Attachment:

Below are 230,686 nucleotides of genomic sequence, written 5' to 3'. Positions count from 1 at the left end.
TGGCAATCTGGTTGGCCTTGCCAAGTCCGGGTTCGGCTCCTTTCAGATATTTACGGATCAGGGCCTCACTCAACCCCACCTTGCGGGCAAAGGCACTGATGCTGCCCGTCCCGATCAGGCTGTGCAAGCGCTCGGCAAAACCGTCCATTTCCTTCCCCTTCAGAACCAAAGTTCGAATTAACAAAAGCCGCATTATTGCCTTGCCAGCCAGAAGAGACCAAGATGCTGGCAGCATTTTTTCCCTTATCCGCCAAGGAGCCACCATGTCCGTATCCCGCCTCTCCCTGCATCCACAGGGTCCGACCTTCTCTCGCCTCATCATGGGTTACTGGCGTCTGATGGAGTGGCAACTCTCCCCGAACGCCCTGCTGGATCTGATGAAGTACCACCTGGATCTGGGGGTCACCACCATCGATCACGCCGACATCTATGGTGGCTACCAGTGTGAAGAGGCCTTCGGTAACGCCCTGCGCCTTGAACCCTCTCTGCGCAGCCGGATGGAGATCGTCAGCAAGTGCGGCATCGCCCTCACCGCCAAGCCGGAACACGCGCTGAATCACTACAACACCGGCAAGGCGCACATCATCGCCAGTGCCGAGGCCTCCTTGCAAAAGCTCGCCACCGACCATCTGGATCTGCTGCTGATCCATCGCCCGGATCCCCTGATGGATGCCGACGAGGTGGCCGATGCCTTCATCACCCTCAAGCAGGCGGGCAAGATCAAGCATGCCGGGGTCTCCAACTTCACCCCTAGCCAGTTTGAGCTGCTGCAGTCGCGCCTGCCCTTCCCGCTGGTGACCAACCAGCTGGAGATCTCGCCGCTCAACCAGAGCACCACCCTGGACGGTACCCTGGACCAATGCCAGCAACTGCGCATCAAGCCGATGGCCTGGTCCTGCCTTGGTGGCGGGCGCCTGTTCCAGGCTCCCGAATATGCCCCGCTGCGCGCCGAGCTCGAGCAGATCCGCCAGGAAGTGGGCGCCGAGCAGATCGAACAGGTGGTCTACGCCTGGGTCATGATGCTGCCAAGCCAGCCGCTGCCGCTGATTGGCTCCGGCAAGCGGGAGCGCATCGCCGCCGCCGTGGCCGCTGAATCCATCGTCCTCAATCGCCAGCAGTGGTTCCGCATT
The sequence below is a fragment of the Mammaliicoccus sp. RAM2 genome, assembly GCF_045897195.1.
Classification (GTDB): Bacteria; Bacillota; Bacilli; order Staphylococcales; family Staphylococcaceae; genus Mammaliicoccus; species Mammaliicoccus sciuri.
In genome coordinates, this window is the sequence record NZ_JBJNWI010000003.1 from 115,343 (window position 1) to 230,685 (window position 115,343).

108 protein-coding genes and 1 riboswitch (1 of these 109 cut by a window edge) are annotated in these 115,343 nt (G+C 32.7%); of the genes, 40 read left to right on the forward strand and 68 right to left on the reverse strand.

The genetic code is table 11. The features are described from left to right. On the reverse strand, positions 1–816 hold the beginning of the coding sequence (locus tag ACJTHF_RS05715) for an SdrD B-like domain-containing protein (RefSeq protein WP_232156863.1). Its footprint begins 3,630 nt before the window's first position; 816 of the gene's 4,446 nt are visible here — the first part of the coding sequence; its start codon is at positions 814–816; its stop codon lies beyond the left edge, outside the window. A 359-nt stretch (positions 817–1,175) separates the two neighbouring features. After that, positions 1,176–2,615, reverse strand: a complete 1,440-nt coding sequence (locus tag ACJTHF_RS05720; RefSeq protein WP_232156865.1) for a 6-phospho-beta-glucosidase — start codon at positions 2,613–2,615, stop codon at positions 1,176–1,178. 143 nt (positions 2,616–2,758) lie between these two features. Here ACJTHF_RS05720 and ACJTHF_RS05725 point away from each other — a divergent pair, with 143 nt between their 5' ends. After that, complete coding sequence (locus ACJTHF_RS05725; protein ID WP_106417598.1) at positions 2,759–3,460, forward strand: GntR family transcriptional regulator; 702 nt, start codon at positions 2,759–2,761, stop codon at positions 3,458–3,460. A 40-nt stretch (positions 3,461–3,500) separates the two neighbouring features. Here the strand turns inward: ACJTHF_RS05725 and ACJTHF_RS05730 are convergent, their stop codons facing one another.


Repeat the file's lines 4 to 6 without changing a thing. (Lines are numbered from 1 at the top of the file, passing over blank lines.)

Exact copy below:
Classification (GTDB): Bacteria; Bacillota; Bacilli; order Staphylococcales; family Staphylococcaceae; genus Mammaliicoccus; species Mammaliicoccus sciuri.
In genome coordinates, this window is the sequence record NZ_JBJNWI010000003.1 from 115,343 (window position 1) to 230,685 (window position 115,343).

108 protein-coding genes and 1 riboswitch (1 of these 109 cut by a window edge) are annotated in these 115,343 nt (G+C 32.7%); of the genes, 40 read left to right on the forward strand and 68 right to left on the reverse strand.